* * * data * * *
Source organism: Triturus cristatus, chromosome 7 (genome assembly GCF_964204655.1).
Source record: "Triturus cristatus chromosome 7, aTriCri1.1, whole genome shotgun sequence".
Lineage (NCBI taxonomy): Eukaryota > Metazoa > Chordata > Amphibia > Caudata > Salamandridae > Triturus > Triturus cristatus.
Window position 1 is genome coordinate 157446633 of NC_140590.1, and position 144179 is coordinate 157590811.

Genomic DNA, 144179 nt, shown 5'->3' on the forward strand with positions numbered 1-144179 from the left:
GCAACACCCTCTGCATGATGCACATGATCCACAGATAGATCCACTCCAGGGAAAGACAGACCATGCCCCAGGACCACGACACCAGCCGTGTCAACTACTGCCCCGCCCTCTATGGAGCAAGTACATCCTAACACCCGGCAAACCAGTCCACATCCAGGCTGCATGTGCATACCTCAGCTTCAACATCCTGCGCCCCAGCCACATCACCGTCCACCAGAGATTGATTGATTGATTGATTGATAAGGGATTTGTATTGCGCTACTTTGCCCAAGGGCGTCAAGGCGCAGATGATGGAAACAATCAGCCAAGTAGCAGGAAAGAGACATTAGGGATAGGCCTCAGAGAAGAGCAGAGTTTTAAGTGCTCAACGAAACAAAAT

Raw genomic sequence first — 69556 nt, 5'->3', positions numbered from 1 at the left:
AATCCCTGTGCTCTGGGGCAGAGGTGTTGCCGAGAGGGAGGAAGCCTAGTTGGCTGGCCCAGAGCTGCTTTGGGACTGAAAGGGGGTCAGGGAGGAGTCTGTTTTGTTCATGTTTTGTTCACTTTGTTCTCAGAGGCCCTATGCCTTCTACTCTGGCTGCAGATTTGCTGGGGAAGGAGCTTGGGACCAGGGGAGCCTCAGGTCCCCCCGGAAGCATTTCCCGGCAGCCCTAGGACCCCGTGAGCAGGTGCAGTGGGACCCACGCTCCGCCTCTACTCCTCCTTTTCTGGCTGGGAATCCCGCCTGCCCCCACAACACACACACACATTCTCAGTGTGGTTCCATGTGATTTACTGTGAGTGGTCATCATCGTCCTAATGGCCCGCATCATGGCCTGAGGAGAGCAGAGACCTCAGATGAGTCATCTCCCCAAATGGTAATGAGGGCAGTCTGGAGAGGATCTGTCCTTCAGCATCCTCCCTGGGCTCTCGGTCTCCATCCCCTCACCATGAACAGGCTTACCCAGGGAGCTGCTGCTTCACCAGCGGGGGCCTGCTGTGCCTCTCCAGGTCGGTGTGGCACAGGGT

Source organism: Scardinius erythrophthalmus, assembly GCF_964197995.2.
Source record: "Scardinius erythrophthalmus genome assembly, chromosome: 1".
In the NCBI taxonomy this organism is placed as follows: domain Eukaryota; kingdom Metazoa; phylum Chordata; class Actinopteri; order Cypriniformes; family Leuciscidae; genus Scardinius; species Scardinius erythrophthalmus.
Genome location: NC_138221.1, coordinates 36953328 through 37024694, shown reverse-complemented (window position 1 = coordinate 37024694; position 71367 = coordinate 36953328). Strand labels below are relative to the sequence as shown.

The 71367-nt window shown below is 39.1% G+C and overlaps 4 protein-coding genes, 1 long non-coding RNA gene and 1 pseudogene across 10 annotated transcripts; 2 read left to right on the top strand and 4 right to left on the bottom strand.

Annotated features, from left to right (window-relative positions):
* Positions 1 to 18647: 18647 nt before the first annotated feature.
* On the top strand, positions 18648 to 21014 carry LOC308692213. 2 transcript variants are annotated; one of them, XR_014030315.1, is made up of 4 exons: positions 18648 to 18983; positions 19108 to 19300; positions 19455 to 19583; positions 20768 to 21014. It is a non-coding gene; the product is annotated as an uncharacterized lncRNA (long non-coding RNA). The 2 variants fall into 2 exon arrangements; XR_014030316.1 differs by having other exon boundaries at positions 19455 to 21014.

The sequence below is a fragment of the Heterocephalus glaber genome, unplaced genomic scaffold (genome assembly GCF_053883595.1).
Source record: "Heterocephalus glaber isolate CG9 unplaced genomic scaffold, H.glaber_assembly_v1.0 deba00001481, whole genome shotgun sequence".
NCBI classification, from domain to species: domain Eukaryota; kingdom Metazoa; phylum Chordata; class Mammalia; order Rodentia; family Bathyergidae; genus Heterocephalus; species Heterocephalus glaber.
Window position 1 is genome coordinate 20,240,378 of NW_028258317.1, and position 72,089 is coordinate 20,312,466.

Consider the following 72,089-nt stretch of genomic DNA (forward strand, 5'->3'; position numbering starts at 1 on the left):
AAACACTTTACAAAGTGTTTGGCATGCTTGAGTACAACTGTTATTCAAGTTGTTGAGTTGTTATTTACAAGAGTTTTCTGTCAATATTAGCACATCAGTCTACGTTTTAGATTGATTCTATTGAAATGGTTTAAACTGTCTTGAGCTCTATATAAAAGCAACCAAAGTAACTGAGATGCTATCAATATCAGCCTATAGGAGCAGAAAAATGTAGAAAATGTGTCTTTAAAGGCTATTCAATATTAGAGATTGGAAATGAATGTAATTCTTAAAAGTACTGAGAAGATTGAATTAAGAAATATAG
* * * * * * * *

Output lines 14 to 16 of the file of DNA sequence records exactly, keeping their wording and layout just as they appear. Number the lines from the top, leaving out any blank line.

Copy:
Annotated features, from left to right (window-relative positions):
* Positions 1 to 18647: 18647 nt before the first annotated feature.
* On the top strand, positions 18648 to 21014 carry LOC308692213. 2 transcript variants are annotated; one of them, XR_014030315.1, is made up of 4 exons: positions 18648 to 18983; positions 19108 to 19300; positions 19455 to 19583; positions 20768 to 21014. It is a non-coding gene; the product is annotated as an uncharacterized lncRNA (long non-coding RNA). The 2 variants fall into 2 exon arrangements; XR_014030316.1 differs by having other exon boundaries at positions 19455 to 21014.